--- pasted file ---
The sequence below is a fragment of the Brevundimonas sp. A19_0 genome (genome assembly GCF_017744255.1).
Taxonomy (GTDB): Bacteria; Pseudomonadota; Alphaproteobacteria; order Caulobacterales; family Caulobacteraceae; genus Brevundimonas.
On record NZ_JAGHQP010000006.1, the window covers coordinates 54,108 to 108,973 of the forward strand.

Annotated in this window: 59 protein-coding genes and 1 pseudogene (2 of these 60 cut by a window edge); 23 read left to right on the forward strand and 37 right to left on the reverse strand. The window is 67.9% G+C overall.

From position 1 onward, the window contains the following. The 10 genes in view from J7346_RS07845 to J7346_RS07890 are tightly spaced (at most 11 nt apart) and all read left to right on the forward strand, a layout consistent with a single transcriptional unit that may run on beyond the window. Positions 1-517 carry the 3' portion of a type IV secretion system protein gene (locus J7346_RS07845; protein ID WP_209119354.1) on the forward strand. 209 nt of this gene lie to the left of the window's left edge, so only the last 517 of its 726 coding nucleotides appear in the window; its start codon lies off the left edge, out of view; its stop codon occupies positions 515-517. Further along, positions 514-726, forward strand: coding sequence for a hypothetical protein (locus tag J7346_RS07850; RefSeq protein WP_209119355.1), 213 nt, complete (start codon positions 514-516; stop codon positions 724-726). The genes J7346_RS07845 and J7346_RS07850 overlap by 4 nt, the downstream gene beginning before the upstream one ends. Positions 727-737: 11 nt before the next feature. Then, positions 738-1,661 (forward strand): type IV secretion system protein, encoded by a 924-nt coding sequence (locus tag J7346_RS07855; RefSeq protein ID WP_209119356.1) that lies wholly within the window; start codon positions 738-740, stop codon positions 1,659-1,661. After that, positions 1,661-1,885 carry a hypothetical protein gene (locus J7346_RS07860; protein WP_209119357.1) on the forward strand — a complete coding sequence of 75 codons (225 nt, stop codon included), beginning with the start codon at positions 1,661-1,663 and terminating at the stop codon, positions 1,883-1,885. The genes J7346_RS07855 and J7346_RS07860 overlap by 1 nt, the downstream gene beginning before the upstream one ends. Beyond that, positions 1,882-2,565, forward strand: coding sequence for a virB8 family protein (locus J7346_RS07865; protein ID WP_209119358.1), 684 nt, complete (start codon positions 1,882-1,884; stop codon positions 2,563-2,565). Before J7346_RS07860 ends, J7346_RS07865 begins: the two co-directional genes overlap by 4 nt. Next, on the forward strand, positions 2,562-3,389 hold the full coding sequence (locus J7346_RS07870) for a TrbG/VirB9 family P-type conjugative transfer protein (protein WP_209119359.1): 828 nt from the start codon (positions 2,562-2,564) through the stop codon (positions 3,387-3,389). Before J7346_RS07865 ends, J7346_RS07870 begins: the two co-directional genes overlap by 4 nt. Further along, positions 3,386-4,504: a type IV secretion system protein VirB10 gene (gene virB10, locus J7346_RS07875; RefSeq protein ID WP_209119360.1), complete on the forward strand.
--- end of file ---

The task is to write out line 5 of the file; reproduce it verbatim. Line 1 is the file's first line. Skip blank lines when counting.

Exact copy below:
From position 1 onward, the window contains the following. The 10 genes in view from J7346_RS07845 to J7346_RS07890 are tightly spaced (at most 11 nt apart) and all read left to right on the forward strand, a layout consistent with a single transcriptional unit that may run on beyond the window. Positions 1-517 carry the 3' portion of a type IV secretion system protein gene (locus J7346_RS07845; protein ID WP_209119354.1) on the forward strand. 209 nt of this gene lie to the left of the window's left edge, so only the last 517 of its 726 coding nucleotides appear in the window; its start codon lies off the left edge, out of view; its stop codon occupies positions 515-517. Further along, positions 514-726, forward strand: coding sequence for a hypothetical protein (locus tag J7346_RS07850; RefSeq protein WP_209119355.1), 213 nt, complete (start codon positions 514-516; stop codon positions 724-726). The genes J7346_RS07845 and J7346_RS07850 overlap by 4 nt, the downstream gene beginning before the upstream one ends. Positions 727-737: 11 nt before the next feature. Then, positions 738-1,661 (forward strand): type IV secretion system protein, encoded by a 924-nt coding sequence (locus tag J7346_RS07855; RefSeq protein ID WP_209119356.1) that lies wholly within the window; start codon positions 738-740, stop codon positions 1,659-1,661. After that, positions 1,661-1,885 carry a hypothetical protein gene (locus J7346_RS07860; protein WP_209119357.1) on the forward strand — a complete coding sequence of 75 codons (225 nt, stop codon included), beginning with the start codon at positions 1,661-1,663 and terminating at the stop codon, positions 1,883-1,885. The genes J7346_RS07855 and J7346_RS07860 overlap by 1 nt, the downstream gene beginning before the upstream one ends. Beyond that, positions 1,882-2,565, forward strand: coding sequence for a virB8 family protein (locus J7346_RS07865; protein ID WP_209119358.1), 684 nt, complete (start codon positions 1,882-1,884; stop codon positions 2,563-2,565). Before J7346_RS07860 ends, J7346_RS07865 begins: the two co-directional genes overlap by 4 nt. Next, on the forward strand, positions 2,562-3,389 hold the full coding sequence (locus J7346_RS07870) for a TrbG/VirB9 family P-type conjugative transfer protein (protein WP_209119359.1): 828 nt from the start codon (positions 2,562-2,564) through the stop codon (positions 3,387-3,389). Before J7346_RS07865 ends, J7346_RS07870 begins: the two co-directional genes overlap by 4 nt. Further along, positions 3,386-4,504: a type IV secretion system protein VirB10 gene (gene virB10, locus J7346_RS07875; RefSeq protein ID WP_209119360.1), complete on the forward strand.